In her Atlantic article All the Single Ladies (2011)(, Kate Bolick recognises the importance of the work of the social historian Stephanie Coontz and her landmark 1990s book Marriage, a History: From Obedience to Intimacy, or How Love Conquered Marriage. There, Coontz demonstrates that throughout history, our views of the legal contract of marriage between a man and a woman have always been in flux. Janelle Nanos’s ‘”Spinster” and the Stigma of Being Single’ in Boston Magazine, January 2012 ( points out that one important factor in our prejudice towards marriage and against singledom from the late nineteenth century, given the large-scale loss of male lives in the North American Civil War and in the two World Wars, has been a recurring pattern of societal concern about having ‘too many women’ for the state to support without, as it were, ‘male breadwinners’ help’. In some cohorts, in some countries, this remains a thematic refrain (‘Across the country [the UK in June 2014], … when it comes to those aged 35-64, [there are] more single women – 271,000 – than men who are unattached’: ‘Unattached’: now there’s an unpleasant term.

Another influence against singledom was the thinking of the Freudian era, which ‘stigmatized singles and deemed them abnormal (marriage [was] elevated and the only “normal” path to intimacy)’. It could be argued that in the 70s and 80s there was a more positive image of singles as young and attractive, loving to have fun; but since then, we seem to have regressed into more traditional values (S. Hradil, ‘From admiration to pity: Changes in how singles are perceived and the re-emergence of traditional values’, in Zeitschrift fűr Familienforschung, 16, 2003).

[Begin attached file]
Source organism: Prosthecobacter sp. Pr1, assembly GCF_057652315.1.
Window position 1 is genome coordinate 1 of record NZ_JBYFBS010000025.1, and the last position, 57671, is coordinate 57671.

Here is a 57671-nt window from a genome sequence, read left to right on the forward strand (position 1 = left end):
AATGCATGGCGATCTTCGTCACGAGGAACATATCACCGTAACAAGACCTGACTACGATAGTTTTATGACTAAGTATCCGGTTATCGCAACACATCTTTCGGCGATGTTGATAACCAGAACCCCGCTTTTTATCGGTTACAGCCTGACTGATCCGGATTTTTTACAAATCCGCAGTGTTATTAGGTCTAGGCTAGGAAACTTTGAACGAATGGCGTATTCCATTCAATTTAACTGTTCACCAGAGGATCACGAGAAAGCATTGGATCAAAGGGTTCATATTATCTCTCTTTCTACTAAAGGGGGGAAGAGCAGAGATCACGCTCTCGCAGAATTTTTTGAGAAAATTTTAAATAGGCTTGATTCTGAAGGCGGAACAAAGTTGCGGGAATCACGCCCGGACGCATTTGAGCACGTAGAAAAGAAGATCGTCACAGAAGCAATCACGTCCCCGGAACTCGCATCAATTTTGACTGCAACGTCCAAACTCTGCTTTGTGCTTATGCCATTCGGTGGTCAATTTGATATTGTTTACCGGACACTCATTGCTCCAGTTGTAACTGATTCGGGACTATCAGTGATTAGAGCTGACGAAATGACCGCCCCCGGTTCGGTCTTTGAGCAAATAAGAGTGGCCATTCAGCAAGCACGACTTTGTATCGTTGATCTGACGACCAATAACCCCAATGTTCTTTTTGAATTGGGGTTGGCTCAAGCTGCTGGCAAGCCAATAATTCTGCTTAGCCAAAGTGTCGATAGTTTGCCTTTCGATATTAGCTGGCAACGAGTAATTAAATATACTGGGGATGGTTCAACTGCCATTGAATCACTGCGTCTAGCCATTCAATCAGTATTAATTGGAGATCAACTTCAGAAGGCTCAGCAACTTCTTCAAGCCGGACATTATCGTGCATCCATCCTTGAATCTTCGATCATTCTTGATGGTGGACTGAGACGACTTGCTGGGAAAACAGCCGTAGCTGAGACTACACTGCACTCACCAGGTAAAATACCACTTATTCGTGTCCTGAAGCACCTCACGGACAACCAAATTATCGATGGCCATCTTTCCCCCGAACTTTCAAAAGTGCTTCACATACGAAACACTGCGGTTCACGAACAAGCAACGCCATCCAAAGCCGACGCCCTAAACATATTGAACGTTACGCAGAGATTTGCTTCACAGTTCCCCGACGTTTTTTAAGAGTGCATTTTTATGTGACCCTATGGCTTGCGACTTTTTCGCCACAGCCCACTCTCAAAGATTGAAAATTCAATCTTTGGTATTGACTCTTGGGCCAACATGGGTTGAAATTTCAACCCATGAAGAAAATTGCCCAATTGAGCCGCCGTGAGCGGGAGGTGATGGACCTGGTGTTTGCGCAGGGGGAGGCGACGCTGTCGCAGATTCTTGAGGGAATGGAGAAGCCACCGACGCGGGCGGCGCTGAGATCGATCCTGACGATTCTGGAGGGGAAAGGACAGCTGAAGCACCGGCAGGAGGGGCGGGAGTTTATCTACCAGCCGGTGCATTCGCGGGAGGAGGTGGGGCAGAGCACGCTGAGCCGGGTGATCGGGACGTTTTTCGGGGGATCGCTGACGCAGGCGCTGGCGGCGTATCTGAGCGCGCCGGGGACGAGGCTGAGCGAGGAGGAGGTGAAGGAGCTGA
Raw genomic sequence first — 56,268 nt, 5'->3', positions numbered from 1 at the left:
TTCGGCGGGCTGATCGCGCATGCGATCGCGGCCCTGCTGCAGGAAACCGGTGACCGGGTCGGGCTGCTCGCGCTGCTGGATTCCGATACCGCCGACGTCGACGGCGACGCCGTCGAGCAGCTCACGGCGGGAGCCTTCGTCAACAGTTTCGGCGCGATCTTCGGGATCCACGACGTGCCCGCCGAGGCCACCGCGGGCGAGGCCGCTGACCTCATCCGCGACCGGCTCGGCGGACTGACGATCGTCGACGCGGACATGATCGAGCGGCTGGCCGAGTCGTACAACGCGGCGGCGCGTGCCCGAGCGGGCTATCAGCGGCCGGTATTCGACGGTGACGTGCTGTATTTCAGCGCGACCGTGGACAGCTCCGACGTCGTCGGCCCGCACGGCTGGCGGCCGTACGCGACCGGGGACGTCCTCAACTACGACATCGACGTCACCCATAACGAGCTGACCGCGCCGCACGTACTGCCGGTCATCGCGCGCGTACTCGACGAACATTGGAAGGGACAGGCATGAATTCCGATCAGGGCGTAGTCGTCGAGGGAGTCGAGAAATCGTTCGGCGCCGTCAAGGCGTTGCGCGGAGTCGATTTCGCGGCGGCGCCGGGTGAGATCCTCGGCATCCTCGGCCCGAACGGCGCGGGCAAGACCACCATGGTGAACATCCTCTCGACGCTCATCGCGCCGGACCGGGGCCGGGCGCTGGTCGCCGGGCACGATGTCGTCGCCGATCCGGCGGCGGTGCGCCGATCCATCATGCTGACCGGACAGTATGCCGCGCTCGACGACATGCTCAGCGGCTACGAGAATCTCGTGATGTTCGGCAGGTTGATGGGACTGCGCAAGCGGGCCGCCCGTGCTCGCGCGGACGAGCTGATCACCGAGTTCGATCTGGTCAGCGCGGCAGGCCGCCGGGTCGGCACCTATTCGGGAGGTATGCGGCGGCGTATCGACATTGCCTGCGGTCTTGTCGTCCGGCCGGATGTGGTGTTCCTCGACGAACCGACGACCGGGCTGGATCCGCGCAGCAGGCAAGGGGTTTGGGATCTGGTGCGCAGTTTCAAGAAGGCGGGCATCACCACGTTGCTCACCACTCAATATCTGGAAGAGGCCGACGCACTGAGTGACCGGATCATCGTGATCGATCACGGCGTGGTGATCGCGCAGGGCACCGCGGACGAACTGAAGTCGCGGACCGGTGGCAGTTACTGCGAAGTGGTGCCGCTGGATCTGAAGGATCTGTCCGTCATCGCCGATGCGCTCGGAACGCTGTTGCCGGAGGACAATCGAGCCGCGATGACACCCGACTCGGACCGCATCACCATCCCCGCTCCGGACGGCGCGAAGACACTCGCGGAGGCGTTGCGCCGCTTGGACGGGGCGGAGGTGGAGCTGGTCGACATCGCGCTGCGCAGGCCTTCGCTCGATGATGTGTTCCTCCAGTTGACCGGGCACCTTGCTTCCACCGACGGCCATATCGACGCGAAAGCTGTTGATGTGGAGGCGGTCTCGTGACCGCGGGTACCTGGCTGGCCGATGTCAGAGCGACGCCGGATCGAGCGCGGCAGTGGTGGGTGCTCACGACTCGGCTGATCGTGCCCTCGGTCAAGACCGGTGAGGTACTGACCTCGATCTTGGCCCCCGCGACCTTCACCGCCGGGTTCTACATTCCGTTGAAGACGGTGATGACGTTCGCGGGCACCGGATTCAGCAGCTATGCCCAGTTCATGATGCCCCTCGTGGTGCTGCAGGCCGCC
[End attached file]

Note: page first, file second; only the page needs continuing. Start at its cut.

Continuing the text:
All this, and yet, when interviewed by Bolick in 2011, Stephanie Coontz had to admit that things have irreversibly moved on:

‘We are … in the midst of an extraordinary sea change…. When it comes to what people actually want and expect from marriage and relationships, and how they organize their sexual and romantic lives, all the old ways have broken down.’

For a start, Bolick points out, we keep putting marriage off: the average marriage age is rising (at least, in the US and the UK). We’re also marrying less in the first place. Furthermore, women (and men) no longer have to marry to procreate; and parenthood is no longer seen as ‘compulsory’, either.

Yet society, modern culture, still obsesses on marriage, or certainly coupledom, as the Golden Ideal. Even Kate Bolick slips into writing of her ‘chances’ of finding a mate and having children. Not just statistics collection, but qualitative research, historical and sociological, is biased: revolving around marriage/coupledom or its lack but also being gender-unbalanced. For instance, studies of widows increased in volume from the 1970s to now, while studies of widowers are much more sparse, and have tended to consider them in the context of their re-marriage: a reflection, experts argue, of our patriarchal values (Widowhood in Medieval and Early Modern Europe, reviewed in Reviews in History, 2015: